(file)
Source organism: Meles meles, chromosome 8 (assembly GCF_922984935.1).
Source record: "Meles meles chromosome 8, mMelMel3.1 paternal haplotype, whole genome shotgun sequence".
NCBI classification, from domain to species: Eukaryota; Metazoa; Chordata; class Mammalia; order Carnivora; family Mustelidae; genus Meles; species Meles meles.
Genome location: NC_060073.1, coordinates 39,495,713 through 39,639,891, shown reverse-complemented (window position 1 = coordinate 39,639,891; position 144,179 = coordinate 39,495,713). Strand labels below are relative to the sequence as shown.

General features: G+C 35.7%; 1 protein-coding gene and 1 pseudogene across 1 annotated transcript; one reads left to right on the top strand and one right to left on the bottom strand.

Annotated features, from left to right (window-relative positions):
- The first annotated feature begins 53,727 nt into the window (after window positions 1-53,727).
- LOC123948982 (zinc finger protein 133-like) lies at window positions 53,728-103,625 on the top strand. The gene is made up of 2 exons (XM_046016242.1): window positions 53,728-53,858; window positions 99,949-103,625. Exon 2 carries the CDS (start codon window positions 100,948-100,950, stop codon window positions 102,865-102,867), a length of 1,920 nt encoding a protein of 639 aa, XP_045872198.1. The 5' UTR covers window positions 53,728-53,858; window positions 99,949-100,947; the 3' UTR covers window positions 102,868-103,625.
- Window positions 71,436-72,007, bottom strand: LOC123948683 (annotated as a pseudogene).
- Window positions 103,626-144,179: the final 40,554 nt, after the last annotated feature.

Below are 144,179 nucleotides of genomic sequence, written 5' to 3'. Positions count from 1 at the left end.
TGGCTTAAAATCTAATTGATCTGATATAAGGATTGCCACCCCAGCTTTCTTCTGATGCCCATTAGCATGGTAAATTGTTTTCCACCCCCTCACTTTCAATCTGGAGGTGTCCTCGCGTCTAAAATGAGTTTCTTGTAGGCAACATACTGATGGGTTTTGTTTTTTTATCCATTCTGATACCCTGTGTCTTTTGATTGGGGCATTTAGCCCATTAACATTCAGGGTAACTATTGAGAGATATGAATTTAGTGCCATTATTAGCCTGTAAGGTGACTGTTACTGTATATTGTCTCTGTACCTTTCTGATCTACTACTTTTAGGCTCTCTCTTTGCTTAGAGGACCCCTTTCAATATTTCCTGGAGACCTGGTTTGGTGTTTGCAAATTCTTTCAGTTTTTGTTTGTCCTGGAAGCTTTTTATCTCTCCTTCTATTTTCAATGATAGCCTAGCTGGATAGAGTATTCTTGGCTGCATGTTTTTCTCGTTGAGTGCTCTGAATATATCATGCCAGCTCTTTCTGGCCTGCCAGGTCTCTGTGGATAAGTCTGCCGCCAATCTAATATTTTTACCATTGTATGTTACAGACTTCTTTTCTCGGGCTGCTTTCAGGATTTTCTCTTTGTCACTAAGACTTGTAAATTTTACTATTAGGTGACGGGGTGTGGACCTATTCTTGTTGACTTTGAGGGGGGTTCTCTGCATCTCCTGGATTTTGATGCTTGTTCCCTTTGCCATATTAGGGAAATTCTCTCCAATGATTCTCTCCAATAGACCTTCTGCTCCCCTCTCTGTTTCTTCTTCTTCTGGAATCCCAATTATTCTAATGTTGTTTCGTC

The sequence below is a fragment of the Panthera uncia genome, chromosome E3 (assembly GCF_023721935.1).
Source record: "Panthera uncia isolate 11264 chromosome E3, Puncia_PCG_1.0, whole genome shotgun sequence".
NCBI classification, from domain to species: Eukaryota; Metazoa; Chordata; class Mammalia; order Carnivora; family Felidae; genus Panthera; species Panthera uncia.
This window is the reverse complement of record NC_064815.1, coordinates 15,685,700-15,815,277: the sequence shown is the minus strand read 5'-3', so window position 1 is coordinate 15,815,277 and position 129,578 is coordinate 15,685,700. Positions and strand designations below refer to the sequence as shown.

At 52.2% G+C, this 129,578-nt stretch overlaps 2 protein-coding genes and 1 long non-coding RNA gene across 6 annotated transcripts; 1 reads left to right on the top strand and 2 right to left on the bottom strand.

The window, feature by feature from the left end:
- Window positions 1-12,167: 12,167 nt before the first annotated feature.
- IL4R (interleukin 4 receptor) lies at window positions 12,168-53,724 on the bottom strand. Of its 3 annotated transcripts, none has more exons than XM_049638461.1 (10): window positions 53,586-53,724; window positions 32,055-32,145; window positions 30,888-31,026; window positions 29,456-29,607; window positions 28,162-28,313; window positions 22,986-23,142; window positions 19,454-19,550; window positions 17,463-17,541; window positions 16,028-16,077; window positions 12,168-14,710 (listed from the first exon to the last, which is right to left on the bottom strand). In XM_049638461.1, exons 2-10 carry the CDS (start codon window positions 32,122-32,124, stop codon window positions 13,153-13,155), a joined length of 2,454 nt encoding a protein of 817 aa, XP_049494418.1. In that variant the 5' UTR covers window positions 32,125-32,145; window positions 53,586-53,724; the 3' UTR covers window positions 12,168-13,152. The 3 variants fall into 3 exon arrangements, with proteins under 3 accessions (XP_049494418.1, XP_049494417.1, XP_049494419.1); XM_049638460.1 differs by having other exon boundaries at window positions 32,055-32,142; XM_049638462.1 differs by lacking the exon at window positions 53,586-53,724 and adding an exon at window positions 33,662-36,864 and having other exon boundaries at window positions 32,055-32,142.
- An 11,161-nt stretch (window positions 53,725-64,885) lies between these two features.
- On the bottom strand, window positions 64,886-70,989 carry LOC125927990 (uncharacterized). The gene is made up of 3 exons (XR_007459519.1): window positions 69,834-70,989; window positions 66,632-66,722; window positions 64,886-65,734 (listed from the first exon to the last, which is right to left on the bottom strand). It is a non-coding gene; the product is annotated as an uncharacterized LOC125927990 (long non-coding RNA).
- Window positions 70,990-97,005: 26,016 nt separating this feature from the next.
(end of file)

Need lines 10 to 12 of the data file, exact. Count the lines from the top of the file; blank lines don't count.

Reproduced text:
- Window positions 103,626-144,179: the final 40,554 nt, after the last annotated feature.

Below are 144,179 nucleotides of genomic sequence, written 5' to 3'. Positions count from 1 at the left end.
TGGCTTAAAATCTAATTGATCTGATATAAGGATTGCCACCCCAGCTTTCTTCTGATGCCCATTAGCATGGTAAATTGTTTTCCACCCCCTCACTTTCAATCTGGAGGTGTCCTCGCGTCTAAAATGAGTTTCTTGTAGGCAACATACTGATGGGTTTTGTTTTTTTATCCATTCTGATACCCTGTGTCTTTTGATTGGGGCATTTAGCCCATTAACATTCAGGGTAACTATTGAGAGATATGAATTTAGTGCCATTATTAGCCTGTAAGGTGACTGTTACTGTATATTGTCTCTGTACCTTTCTGATCTACTACTTTTAGGCTCTCTCTTTGCTTAGAGGACCCCTTTCAATATTTCCTGGAGACCTGGTTTGGTGTTTGCAAATTCTTTCAGTTTTTGTTTGTCCTGGAAGCTTTTTATCTCTCCTTCTATTTTCAATGATAGCCTAGCTGGATAGAGTATTCTTGGCTGCATGTTTTTCTCGTTGAGTGCTCTGAATATATCATGCCAGCTCTTTCTGGCCTGCCAGGTCTCTGTGGATAAGTCTGCCGCCAATCTAATATTTTTACCATTGTATGTTACAGACTTCTTTTCTCGGGCTGCTTTCAGGATTTTCTCTTTGTCACTAAGACTTGTAAATTTTACTATTAGGTGACGGGGTGTGGACCTATTCTTGTTGACTTTGAGGGGGGTTCTCTGCATCTCCTGGATTTTGATGCTTGTTCCCTTTGCCATATTAGGGAAATTCTCTCCAATGATTCTCTCCAATAGACCTTCTGCTCCCCTCTCTGTTTCTTCTTCTTCTGGAATCCCAATTATTCTAATGTTGTTTCGTC